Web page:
By ZHANG YU in Shijiazhuang
Over 10,000 metric tons of scrap waste imported from overseas was intercepted by customs authorities in Hebei province and shipped out of the country on Dec 1.
The scrap, which was listed as iron ore in the customs declaration, was identified as a blend of substances, including residues from producing minerals, which are banned by the country, according to Shijiazhuang Customs.
In the first 11 months of this year, customs in Hebei verified and rejected 35,300 tons of scrap imported from other countries, it said.
"The imported waste is of great harm, and the ban is helpful for the construction of an ecological civilization," said Xue Lingjun, deputy head of the anti-smuggling bureau of the Shijiazhuang Customs District.
China started restricting and prohibiting the import of some types of solid waste in 1996. It has introduced new bans with expanded prohibited lists since 2017 to prevent environmental pollution brought by the imported waste, according to the General Administration of Customs.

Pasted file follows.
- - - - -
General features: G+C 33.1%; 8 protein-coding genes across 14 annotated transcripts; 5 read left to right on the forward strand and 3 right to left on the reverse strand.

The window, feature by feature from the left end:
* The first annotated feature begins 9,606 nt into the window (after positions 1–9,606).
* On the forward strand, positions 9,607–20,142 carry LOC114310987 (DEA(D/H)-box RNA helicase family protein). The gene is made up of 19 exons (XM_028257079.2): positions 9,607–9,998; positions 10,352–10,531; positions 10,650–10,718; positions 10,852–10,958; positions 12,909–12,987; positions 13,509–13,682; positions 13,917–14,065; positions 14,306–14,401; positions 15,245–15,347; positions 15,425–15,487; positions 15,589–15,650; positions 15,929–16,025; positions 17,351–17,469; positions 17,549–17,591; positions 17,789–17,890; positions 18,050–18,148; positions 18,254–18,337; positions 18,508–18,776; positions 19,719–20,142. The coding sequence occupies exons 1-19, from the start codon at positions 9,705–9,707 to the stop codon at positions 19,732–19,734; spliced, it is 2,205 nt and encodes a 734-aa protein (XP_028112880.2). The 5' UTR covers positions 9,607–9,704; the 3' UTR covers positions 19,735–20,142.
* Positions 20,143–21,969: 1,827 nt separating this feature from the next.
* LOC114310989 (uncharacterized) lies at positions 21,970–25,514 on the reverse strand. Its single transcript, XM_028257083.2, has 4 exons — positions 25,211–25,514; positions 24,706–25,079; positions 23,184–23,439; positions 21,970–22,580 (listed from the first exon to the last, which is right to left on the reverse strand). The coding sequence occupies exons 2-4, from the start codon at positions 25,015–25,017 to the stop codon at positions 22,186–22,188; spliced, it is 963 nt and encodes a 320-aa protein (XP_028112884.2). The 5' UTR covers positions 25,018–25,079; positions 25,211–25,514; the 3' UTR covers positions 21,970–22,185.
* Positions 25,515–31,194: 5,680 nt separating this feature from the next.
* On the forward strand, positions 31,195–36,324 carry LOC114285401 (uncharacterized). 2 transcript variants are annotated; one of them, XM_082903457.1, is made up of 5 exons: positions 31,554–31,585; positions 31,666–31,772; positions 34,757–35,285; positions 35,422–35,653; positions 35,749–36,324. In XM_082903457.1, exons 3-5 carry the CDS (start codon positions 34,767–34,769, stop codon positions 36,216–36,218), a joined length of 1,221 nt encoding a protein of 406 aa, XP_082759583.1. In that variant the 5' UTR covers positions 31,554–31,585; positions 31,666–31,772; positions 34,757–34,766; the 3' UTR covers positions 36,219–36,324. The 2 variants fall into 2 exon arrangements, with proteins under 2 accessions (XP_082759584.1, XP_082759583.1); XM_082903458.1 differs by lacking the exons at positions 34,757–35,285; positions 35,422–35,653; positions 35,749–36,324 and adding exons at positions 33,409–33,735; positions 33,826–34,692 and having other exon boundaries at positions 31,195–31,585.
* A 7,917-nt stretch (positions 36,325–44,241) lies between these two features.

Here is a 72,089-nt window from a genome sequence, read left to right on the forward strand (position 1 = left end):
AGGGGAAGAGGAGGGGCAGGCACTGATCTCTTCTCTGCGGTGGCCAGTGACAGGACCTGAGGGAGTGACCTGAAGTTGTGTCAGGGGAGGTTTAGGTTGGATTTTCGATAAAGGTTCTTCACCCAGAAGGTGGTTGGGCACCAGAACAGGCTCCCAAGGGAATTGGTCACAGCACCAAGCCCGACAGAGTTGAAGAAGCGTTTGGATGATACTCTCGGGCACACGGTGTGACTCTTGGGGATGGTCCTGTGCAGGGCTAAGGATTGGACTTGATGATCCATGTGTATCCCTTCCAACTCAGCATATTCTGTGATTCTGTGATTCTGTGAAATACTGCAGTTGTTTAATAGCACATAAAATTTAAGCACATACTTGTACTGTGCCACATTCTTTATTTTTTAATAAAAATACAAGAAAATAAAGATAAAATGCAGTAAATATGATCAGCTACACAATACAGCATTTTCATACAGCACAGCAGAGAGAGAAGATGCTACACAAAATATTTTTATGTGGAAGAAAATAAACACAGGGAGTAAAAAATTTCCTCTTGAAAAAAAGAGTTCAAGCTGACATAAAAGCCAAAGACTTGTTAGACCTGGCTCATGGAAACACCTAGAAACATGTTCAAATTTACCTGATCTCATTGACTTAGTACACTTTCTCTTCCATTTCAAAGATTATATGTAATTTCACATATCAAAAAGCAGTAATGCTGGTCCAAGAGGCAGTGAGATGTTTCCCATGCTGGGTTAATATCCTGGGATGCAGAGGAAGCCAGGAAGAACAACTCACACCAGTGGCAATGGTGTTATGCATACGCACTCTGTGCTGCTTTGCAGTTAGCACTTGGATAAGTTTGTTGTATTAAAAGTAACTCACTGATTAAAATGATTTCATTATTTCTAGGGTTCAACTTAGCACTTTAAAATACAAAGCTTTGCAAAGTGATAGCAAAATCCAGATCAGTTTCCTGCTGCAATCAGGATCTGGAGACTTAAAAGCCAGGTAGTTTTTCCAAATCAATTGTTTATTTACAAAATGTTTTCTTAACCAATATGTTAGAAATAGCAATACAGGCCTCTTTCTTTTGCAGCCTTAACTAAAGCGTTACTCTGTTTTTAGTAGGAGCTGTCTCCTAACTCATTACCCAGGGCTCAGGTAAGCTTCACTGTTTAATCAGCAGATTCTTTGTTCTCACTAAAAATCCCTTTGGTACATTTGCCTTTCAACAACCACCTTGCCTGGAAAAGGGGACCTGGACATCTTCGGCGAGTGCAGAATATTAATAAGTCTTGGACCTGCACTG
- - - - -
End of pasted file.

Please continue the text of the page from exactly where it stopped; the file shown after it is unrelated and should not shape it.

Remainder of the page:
Last year, more than 200 gangs across the country were busted for smuggling prohibited waste, over 700 suspects were arrested and more than 1.55 million tons of solid scrap were identified, including waste plastic, slag and metal, according to the administration.
The country's importation of solid waste, which was used as materials for other products, started in the 1980s.
According to a reform plan for banning foreign waste imports released by the State Council in 2017, by the end of this year all solid waste imports that can be replaced with local materials will be prohibited.